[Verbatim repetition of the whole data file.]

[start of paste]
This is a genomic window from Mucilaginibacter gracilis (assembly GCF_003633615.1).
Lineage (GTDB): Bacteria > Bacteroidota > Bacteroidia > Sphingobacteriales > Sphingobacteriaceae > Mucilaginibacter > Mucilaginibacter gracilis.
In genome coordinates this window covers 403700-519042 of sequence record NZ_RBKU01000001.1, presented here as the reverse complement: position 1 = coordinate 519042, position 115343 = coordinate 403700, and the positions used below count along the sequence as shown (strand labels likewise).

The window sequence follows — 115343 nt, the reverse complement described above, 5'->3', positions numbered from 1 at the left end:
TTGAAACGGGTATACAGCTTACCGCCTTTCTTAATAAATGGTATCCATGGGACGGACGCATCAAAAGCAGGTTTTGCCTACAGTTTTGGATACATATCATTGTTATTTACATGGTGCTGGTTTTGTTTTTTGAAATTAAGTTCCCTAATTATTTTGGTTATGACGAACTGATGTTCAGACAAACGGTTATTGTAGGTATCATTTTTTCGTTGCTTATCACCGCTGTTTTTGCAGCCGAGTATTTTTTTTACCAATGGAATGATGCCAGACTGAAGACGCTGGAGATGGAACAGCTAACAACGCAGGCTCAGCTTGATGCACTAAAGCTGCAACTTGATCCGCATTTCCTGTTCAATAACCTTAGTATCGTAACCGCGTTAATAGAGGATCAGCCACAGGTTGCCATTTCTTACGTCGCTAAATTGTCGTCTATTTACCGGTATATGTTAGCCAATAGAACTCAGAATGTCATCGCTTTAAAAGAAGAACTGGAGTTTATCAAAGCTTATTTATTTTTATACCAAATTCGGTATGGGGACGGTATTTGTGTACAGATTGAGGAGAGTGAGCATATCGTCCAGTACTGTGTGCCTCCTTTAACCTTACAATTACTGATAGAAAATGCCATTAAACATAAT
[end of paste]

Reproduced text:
This is a genomic window from Mucilaginibacter gracilis (assembly GCF_003633615.1).
Lineage (GTDB): Bacteria > Bacteroidota > Bacteroidia > Sphingobacteriales > Sphingobacteriaceae > Mucilaginibacter > Mucilaginibacter gracilis.
In genome coordinates this window covers 403700-519042 of sequence record NZ_RBKU01000001.1, presented here as the reverse complement: position 1 = coordinate 519042, position 115343 = coordinate 403700, and the positions used below count along the sequence as shown (strand labels likewise).

The window sequence follows — 115343 nt, the reverse complement described above, 5'->3', positions numbered from 1 at the left end:
TTGAAACGGGTATACAGCTTACCGCCTTTCTTAATAAATGGTATCCATGGGACGGACGCATCAAAAGCAGGTTTTGCCTACAGTTTTGGATACATATCATTGTTATTTACATGGTGCTGGTTTTGTTTTTTGAAATTAAGTTCCCTAATTATTTTGGTTATGACGAACTGATGTTCAGACAAACGGTTATTGTAGGTATCATTTTTTCGTTGCTTATCACCGCTGTTTTTGCAGCCGAGTATTTTTTTTACCAATGGAATGATGCCAGACTGAAGACGCTGGAGATGGAACAGCTAACAACGCAGGCTCAGCTTGATGCACTAAAGCTGCAACTTGATCCGCATTTCCTGTTCAATAACCTTAGTATCGTAACCGCGTTAATAGAGGATCAGCCACAGGTTGCCATTTCTTACGTCGCTAAATTGTCGTCTATTTACCGGTATATGTTAGCCAATAGAACTCAGAATGTCATCGCTTTAAAAGAAGAACTGGAGTTTATCAAAGCTTATTTATTTTTATACCAAATTCGGTATGGGGACGGTATTTGTGTACAGATTGAGGAGAGTGAGCATATCGTCCAGTACTGTGTGCCTCCTTTAACCTTACAATTACTGATAGAAAATGCCATTAAACATAAT